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I am wondering whether every Fuchsian group (of a particular subclass, see below) is a finite index subgroup in some triangle group.

So, does there exists a cofinite non-uniform Fuchsian group which is NOT a subgroup of any triangle group? If so, can one write down an explicit example (via providing a fundamental domain or a set of generators or the like)?

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There is continuum of Fuchsian groups, while there are only countable many triangle groups (up to conjugation). –  Misha Oct 15 '12 at 13:21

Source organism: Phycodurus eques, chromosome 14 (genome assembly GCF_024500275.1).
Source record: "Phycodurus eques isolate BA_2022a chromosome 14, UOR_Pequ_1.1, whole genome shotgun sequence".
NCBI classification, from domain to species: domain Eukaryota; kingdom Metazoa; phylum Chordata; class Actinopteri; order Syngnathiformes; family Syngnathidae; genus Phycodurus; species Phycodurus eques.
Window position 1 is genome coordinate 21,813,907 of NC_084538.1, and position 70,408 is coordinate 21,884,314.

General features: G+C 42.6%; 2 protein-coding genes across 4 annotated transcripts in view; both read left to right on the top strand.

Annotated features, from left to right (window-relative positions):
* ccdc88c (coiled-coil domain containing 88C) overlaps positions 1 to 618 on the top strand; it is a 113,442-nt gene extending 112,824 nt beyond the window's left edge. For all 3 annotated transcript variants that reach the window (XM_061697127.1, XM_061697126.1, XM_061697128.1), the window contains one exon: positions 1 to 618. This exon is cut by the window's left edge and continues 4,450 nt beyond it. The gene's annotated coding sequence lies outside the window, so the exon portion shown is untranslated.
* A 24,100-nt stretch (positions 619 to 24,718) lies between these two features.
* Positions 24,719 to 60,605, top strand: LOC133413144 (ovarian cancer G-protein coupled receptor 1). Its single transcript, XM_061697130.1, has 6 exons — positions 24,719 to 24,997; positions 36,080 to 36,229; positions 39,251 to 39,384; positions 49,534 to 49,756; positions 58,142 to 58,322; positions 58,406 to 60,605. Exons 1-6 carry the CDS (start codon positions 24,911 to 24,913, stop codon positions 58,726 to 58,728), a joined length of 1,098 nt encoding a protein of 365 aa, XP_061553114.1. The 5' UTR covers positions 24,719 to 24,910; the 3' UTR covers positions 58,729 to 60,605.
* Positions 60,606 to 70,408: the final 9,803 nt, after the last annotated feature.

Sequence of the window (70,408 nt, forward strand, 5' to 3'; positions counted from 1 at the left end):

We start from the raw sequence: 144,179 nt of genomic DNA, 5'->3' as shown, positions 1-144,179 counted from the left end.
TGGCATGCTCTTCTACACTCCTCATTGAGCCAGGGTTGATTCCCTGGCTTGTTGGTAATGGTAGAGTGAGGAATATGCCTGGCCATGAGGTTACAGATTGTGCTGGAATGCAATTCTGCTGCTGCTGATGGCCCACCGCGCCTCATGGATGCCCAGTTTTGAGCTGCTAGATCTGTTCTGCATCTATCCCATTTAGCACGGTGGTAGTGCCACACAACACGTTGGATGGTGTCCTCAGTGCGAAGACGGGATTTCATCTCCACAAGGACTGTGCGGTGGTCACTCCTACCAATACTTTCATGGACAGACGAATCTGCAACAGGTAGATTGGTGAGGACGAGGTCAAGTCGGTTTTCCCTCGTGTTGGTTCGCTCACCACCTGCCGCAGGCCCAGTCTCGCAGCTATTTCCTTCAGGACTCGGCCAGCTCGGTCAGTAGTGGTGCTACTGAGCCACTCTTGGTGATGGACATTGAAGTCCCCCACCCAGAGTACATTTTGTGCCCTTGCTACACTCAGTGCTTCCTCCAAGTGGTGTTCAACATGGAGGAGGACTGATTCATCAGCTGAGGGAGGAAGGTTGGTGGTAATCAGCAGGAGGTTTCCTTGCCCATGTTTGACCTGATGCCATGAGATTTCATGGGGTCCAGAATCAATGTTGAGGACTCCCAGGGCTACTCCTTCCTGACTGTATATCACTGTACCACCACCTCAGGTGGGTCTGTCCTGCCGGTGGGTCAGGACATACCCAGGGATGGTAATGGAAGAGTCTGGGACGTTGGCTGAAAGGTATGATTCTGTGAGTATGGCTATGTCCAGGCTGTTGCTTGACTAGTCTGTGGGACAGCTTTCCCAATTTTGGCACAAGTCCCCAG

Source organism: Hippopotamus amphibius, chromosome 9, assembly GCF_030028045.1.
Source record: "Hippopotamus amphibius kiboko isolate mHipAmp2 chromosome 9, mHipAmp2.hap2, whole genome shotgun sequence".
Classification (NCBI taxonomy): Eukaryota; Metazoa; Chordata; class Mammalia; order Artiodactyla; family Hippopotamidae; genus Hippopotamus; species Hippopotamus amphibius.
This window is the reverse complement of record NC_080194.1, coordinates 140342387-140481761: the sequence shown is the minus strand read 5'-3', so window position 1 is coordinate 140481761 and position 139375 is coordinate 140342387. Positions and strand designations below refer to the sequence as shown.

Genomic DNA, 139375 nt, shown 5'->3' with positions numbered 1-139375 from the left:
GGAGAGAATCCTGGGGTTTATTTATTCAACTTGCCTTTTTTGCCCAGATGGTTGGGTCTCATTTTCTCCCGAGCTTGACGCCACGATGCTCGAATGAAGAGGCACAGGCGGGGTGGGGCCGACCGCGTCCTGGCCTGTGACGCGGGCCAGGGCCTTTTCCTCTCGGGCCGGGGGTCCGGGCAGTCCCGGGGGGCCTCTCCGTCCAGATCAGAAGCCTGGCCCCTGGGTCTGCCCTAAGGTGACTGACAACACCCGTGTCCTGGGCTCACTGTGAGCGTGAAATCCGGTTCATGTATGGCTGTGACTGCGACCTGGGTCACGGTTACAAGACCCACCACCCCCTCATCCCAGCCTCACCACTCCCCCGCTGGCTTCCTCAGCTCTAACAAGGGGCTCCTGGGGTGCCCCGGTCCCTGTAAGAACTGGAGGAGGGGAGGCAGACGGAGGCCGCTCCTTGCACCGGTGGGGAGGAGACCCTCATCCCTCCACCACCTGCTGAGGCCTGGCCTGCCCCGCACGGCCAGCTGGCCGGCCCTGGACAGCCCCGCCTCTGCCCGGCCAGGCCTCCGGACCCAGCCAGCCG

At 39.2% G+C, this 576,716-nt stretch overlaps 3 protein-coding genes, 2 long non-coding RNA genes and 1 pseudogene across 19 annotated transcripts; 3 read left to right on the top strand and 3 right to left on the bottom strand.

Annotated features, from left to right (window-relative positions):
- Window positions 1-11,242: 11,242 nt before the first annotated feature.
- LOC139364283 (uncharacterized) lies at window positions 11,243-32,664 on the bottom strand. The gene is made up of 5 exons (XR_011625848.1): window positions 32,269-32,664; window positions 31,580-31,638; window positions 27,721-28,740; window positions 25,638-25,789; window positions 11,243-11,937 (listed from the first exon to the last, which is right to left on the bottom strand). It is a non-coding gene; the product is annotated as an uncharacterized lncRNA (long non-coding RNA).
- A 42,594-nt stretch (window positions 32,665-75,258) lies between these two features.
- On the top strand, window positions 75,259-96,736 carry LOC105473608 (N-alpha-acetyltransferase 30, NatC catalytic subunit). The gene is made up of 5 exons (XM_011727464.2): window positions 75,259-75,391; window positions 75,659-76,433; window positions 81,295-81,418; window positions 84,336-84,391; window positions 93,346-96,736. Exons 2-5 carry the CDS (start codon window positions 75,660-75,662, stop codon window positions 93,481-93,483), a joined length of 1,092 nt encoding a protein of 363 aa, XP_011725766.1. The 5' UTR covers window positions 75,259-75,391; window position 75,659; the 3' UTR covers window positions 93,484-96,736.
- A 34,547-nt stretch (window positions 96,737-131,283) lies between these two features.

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I don't know if this is explicit enough for you, but if you like Teichmuller theory and you think that translation surfaces are concrete objects, then you might like to check Corollary 9.6 of this nice article of C. McMullen http://www.ams.org/mathscinet-getitem?mr=1992827 where he constructs infinitely many cofinite non-uniform Fuchsian groups that are not commensurable to triangle groups simply by noticing that the trace fields of his examples lead to infinitely many quadratic fields while there are only finitely many quadratic fields coming from trace fields of triangle groups.

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